4. KRC Kilroy Real Estate, down 22%, but dividends seem stable and for me this is a very long term hold

  5. Spanish Real Estate dead flat

  6. Mexican luxury resort condos and bare land still seems to be climbing but until I sell who the hell knows?

david fb


I’m down about ~27%. But this is after being up about 155% in 2020-2021. So no complaints.
I also have 5+ years of expenses in funds down just 2 or 3%.
And another year+ worth in I bonds…up by maybe 5%.

My down stocks are mostly long time holdings in tech stocks (Apple, MSFT, AMZN, semi’s, NFLX, TSLA, Saul stocks) but also some dividend stocks (Pharma, COST, LMT)



We’re up a little over 1% thanks to a large buy of XOM, and that thanks to Mungo on the BRK board a while back. On the other side is a big loss in Facebook lately (don’t weep for us, I bought at 17). I sold half a while back but didn’t want to take the bigger tax hit so I held the other half. Oh well, wouldn’t be the first time I let the tax tail wag the investment dog.

Otherwise some up, most down, but not a lot either way.


Good point, captainccs. When I look at our holdings year over year instead of year to date, we are still down but nearly 7% better off.

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Up 10% YTD thanks to XOM (40% + dvd’s). Some payback for the downturns we suffered during the price war and then pandemic demand crunch. It all evens out over time.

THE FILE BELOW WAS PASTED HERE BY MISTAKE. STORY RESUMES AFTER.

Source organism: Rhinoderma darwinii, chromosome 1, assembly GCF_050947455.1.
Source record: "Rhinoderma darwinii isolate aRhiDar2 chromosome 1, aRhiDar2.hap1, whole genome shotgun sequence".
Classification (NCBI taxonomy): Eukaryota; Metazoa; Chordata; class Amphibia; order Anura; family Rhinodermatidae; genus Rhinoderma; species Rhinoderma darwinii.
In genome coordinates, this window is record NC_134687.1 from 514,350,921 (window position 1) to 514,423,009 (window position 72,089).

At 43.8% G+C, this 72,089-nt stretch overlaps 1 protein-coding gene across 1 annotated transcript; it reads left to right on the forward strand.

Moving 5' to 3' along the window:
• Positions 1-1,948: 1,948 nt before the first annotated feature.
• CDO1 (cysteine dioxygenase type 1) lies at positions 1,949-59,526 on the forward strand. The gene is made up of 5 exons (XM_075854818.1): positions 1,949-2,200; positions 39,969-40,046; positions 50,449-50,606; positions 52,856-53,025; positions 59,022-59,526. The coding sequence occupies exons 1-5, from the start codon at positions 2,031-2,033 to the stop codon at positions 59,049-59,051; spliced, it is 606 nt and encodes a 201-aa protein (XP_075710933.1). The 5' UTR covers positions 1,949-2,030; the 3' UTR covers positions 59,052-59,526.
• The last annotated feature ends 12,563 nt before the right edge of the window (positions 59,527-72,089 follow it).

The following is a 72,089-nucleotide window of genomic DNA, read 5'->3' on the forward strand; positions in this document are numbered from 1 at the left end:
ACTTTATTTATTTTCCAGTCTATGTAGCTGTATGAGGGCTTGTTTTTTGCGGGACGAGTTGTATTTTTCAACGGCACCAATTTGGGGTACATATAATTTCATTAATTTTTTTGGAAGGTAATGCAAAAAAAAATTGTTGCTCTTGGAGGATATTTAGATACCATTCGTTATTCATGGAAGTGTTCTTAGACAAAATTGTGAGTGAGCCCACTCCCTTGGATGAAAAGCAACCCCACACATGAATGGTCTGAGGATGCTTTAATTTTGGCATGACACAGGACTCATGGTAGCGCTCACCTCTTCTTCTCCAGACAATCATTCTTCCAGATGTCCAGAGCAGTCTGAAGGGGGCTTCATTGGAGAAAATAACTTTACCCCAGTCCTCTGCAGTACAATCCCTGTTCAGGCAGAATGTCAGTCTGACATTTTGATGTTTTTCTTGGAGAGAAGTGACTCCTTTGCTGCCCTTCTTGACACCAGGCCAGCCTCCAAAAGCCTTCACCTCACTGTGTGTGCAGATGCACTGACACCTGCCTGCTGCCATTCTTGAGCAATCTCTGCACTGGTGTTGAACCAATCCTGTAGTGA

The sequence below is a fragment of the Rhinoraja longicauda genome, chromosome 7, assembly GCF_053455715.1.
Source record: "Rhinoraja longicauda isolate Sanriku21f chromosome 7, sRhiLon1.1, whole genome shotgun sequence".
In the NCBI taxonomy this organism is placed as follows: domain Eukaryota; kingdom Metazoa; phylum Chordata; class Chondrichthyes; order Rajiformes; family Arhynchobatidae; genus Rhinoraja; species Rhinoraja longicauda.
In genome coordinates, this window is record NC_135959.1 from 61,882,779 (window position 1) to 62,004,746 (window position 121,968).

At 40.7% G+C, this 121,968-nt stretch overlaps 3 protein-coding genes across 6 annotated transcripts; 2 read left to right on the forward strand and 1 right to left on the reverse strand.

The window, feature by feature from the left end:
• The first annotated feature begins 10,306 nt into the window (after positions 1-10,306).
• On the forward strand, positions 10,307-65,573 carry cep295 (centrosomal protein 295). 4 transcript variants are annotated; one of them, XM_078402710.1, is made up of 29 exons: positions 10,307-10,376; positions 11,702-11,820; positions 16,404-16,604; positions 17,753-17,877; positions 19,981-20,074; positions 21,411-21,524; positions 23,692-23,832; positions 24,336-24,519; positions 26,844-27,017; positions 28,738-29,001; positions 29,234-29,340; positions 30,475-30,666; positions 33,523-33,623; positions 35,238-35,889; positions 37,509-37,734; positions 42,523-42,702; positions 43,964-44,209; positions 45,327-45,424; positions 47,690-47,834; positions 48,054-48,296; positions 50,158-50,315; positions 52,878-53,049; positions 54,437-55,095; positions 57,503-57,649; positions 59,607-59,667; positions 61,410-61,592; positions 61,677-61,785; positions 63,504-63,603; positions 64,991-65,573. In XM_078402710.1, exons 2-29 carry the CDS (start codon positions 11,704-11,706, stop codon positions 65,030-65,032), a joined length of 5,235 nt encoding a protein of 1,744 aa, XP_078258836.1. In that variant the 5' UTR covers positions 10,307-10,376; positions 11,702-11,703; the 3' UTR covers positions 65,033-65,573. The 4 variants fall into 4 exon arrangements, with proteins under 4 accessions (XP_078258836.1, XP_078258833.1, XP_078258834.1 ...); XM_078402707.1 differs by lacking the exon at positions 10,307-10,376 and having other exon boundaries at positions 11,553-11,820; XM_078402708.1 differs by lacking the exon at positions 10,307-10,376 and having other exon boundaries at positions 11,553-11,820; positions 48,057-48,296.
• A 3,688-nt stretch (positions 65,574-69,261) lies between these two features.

JNJ doing what it’s supposed to do - be less volatile. Up circa 4% with dividends.

BRK down circa 9%. Tolerable

Cash somewhat of a flywheel. Down in real terms but I’m sleeping well.

One might note a few commonalities among the above three stocks.

All are shareholder oriented. I trust the management. I think I understand the companies.

All were (or are) AAA rated when bought.

All are internally diversified within their sectors. Combining the three I feel pretty diversified. The Munger viewpoint.

All are big enough and strong enough to ride through a depression if anyone is.

That’s not an accident. I wasn’t trying to beat the S&P 500 when I bought or kept them. I was trying to put my retirement assets - ex cash - where I felt comfortable for the long haul.

Since the Gen Re acquisition by BRK, there’s surprisingly little difference in their total returns. That acquisition changed BRK.

XOM took a beating 2016-21 due to the Saudi-Russia price war followed by the pandemic crushing demand. But it outperformed BRK for the period 1999 to 2015 as did JNJ - counting dividends. And it’s catching up some now for the capex it continued to make during that difficult period.

Others have done better - some much better - with the hot stocks. But I’m content.

Especially with the new friends I’ve made from the Berkshire crowd. And what I’ve learned from them as well as Buffett and Munger.


Anyway Jan 3 was the top and by now I’ve taken off 2/3 of the position at around today’s levels giving me a 60% gain this year.

Wow! You’re lucky you are able to time the market so well. I’ve never had success timing the market, so I just stay put 99% of the time.